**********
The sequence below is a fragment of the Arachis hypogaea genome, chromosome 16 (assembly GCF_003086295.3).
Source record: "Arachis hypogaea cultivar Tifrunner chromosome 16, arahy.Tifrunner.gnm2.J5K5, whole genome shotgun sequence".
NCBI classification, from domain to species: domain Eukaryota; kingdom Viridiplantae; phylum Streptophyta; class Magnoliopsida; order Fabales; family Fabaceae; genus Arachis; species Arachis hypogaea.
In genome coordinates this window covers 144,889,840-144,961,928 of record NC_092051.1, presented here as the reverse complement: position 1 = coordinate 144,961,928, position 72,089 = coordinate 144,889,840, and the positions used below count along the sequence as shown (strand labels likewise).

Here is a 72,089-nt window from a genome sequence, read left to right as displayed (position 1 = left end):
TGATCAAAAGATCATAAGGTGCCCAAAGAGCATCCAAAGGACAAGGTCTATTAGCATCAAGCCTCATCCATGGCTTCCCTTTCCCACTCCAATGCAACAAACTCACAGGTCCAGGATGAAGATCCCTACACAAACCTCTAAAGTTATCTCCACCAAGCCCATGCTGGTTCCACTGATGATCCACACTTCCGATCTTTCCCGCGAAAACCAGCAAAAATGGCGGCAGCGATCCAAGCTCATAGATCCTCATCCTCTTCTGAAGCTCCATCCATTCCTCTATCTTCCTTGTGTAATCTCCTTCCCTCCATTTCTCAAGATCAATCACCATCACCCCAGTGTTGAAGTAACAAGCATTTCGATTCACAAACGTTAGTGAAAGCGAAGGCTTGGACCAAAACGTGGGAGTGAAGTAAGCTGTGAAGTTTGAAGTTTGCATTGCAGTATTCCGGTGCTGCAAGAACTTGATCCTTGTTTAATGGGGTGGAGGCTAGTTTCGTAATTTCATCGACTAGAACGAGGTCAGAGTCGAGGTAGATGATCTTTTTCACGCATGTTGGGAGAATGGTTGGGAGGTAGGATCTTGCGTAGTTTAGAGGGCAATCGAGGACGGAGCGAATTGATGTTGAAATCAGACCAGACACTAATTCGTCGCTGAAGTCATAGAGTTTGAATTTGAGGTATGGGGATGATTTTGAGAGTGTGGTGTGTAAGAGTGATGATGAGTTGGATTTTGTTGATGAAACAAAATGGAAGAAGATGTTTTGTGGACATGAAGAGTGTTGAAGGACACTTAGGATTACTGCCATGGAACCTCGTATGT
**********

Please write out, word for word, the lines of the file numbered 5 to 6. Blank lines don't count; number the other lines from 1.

Here is a 72,089-nt window from a genome sequence, read left to right as displayed (position 1 = left end):
TGATCAAAAGATCATAAGGTGCCCAAAGAGCATCCAAAGGACAAGGTCTATTAGCATCAAGCCTCATCCATGGCTTCCCTTTCCCACTCCAATGCAACAAACTCACAGGTCCAGGATGAAGATCCCTACACAAACCTCTAAAGTTATCTCCACCAAGCCCATGCTGGTTCCACTGATGATCCACACTTCCGATCTTTCCCGCGAAAACCAGCAAAAATGGCGGCAGCGATCCAAGCTCATAGATCCTCATCCTCTTCTGAAGCTCCATCCATTCCTCTATCTTCCTTGTGTAATCTCCTTCCCTCCATTTCTCAAGATCAATCACCATCACCCCAGTGTTGAAGTAACAAGCATTTCGATTCACAAACGTTAGTGAAAGCGAAGGCTTGGACCAAAACGTGGGAGTGAAGTAAGCTGTGAAGTTTGAAGTTTGCATTGCAGTATTCCGGTGCTGCAAGAACTTGATCCTTGTTTAATGGGGTGGAGGCTAGTTTCGTAATTTCATCGACTAGAACGAGGTCAGAGTCGAGGTAGATGATCTTTTTCACGCATGTTGGGAGAATGGTTGGGAGGTAGGATCTTGCGTAGTTTAGAGGGCAATCGAGGACGGAGCGAATTGATGTTGAAATCAGACCAGACACTAATTCGTCGCTGAAGTCATAGAGTTTGAATTTGAGGTATGGGGATGATTTTGAGAGTGTGGTGTGTAAGAGTGATGATGAGTTGGATTTTGTTGATGAAACAAAATGGAAGAAGATGTTTTGTGGACATGAAGAGTGTTGAAGGACACTTAGGATTACTGCCATGGAACCTCGTATGT